Helping the Homeless: On-the-Go Bags
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I once had coffee with a homeless man.
It wasn’t planned or anything. It just happened when he sat uncomfortably close to me at a Starbucks in Chicago. Here I was sitting in Starbucks with my caramel mocha, Bible open having a quiet time, belly full from breakfast and blatantly ignoring the homeless man right next to me. After a mental battle of how to respond to his invasion of my bubble, I figured Jesus wouldn’t ignore this man so I shouldn’t either. I looked up, asked him his name, and started talking to him.
Two hours later we parted ways. I left that conversation with an entirely new perspective of the homeless. This was years ago but two things have really stuck with me:
1) One of the hardest things about being homeless and on the streets is not being acknowledged. As someone in need, it is worse when people simply ignore you and pretend you don’t exist rather than simply being blatantly rejected. He told me he’d rather someone make eye contact and reject his request for money or food than to simply pretend he doesn’t exist.
2) When I asked him what were the most helpful things someone could GIVE him he told me: 1) A night in a hotel. It gives a person a chance to shower, shave, sleep in a bed, and feel like a human. 2) Water and socks. Water made sense to me but socks? When I asked him to explain he told me how a lot of his time is spent walking. If he doesn’t have socks or they are worn down too thin, he would get blisters quickly. Not good for a person dependent on walking with no first aid kit.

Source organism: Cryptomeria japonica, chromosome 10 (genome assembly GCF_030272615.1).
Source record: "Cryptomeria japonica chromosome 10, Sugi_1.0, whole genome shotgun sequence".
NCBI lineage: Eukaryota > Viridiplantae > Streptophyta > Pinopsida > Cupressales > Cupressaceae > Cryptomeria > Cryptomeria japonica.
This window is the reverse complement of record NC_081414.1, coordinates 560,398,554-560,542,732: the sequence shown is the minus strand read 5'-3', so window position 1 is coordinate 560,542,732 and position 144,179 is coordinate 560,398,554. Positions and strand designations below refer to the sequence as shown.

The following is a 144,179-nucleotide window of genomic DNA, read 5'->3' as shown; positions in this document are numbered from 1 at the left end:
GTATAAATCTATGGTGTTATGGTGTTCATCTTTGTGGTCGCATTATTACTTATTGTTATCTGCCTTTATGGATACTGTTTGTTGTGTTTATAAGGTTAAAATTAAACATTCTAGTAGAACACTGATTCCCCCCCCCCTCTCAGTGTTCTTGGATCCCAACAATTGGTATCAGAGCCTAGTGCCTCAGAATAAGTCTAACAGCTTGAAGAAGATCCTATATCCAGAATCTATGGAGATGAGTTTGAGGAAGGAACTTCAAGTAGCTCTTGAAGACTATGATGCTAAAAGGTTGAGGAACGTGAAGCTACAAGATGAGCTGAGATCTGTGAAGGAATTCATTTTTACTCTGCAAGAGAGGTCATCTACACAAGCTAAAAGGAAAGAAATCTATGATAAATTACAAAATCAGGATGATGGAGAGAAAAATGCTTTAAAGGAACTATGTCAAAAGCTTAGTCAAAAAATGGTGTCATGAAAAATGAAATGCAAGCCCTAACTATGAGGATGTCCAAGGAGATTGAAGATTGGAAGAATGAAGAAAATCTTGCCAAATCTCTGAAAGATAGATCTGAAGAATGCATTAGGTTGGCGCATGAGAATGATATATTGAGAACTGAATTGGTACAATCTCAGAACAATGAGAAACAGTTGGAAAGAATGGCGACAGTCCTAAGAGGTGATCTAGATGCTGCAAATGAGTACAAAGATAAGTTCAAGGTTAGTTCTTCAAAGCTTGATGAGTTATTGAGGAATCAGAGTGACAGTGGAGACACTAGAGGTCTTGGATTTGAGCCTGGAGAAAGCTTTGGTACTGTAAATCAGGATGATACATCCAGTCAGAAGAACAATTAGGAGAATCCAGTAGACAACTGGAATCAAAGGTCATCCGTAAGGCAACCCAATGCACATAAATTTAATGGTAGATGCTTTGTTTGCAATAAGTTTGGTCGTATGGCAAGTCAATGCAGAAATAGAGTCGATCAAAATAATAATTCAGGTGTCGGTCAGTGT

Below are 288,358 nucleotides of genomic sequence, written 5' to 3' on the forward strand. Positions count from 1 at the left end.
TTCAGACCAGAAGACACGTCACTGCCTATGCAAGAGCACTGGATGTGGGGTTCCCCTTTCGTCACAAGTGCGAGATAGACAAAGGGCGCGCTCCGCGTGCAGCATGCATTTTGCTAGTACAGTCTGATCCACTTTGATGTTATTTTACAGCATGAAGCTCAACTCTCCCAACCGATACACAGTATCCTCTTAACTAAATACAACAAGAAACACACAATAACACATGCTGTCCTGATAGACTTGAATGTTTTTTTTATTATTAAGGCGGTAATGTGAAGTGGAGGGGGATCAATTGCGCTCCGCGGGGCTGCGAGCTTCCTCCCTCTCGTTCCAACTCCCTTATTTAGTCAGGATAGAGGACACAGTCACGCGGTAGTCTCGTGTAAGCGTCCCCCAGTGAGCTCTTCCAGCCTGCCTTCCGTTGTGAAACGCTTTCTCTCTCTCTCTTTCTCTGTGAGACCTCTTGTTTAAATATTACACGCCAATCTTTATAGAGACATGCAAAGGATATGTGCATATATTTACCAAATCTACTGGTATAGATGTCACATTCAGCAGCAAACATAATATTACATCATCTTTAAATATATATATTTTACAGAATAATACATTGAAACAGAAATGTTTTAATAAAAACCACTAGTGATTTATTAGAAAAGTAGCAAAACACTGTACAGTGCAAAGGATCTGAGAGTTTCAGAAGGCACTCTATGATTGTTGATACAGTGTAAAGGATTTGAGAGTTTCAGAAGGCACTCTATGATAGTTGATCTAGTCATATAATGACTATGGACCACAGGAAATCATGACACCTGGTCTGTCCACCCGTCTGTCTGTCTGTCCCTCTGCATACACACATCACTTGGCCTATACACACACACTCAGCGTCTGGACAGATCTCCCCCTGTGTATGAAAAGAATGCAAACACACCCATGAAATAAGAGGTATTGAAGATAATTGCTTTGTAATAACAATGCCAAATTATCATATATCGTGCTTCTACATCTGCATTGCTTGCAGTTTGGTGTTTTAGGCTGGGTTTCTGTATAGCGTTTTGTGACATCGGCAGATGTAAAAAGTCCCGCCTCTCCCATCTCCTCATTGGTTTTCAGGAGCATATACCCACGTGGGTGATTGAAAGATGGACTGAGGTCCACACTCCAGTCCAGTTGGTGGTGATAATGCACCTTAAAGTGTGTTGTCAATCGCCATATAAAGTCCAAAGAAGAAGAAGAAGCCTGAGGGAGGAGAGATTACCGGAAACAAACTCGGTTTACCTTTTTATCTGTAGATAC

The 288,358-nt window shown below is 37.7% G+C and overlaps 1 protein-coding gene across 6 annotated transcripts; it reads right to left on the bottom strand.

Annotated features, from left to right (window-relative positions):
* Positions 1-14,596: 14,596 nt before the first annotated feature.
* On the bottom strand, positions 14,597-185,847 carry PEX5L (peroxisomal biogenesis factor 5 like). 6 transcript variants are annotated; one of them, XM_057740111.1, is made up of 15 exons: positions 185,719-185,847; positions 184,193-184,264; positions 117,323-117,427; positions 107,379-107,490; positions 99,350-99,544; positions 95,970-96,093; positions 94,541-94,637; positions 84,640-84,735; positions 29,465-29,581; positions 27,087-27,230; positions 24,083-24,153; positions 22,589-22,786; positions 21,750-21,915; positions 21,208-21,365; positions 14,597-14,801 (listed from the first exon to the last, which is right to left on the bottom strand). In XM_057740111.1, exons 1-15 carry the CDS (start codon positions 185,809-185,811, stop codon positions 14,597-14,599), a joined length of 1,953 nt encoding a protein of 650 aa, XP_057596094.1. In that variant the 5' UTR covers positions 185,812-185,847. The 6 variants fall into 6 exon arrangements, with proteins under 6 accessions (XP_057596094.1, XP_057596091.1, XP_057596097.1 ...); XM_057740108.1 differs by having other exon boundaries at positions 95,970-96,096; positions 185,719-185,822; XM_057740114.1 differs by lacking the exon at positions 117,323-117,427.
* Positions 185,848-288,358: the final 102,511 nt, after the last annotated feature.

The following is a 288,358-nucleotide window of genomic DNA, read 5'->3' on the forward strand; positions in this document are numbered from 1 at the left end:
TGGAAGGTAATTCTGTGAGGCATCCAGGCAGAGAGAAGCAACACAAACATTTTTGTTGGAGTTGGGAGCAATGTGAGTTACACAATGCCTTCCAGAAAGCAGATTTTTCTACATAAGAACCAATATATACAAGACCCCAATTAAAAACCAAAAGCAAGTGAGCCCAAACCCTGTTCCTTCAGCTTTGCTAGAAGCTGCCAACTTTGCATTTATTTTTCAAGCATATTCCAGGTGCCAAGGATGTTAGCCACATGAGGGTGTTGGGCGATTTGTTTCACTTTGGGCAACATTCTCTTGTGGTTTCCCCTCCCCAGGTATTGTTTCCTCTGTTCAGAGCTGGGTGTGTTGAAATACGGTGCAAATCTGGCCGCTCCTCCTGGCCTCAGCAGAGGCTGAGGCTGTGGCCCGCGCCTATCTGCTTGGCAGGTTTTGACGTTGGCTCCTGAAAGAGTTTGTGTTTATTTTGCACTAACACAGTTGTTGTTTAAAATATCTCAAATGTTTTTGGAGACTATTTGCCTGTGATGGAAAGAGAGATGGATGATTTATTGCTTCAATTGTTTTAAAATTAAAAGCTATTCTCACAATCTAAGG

Fast forward five years.
I am driving my warm minivan away from the mall on a very cold evening. I pull up to a stoplight and find myself practically face to face with a cold man standing on the corner with a sad sign asking for food. My mind is driven back to my morning with my homeless friend, and I am struck at what little I have actually done since that conversation.
I’m fully aware that I can’t fix the problem of homelessness, but I shouldn’t allow the feeling of helplessness to keep me from doing something, anything for the people I come in contact with.
This is where the idea hits me: what if I were to always keep a bag of goodies in my car specifically ready to hand out to homeless?
So, instead of just thinking about the idea and talking about it, I DID it.
*Update* Recently, a production company, Foreground Productions made a three minute video documenting my story and the idea of making homeless bags. Here is a short video sharing my story.
I went to the dollar store and $30 later, I had enough stuff to make six goodie bags for the homeless. You can be sure the bag includes socks and water too 🙂
Here is what I stashed this round of bags with:
- A bottle of water
- A pair of socks
- Trail Mix
- A toothbrush
I made up six bags of these items and put three in my car and three in my husband’s car. One is currently underneath my seat so I can easily grab it while driving. The other two are in the back of my car so I can easily re-stash when necessary.
If you have kids, this could be an awesome way to teach about caring for the poor and thinking about what their needs may be. It would also be fun to involve them in stuffing the bags and giving them away. My daughter is too young for this right now, but I hope we are still giving our On-the-Go bags away when she’s old enough to comprehend what we are doing.
I’ve had these bags in my car for a few weeks now and had the opportunity to give one away the other day. I hope and pray it helped him in some way. If anything it communicated, “I see you. I care for you,” which according to my Starbucks friend, is one of the best things we can do for the homeless.
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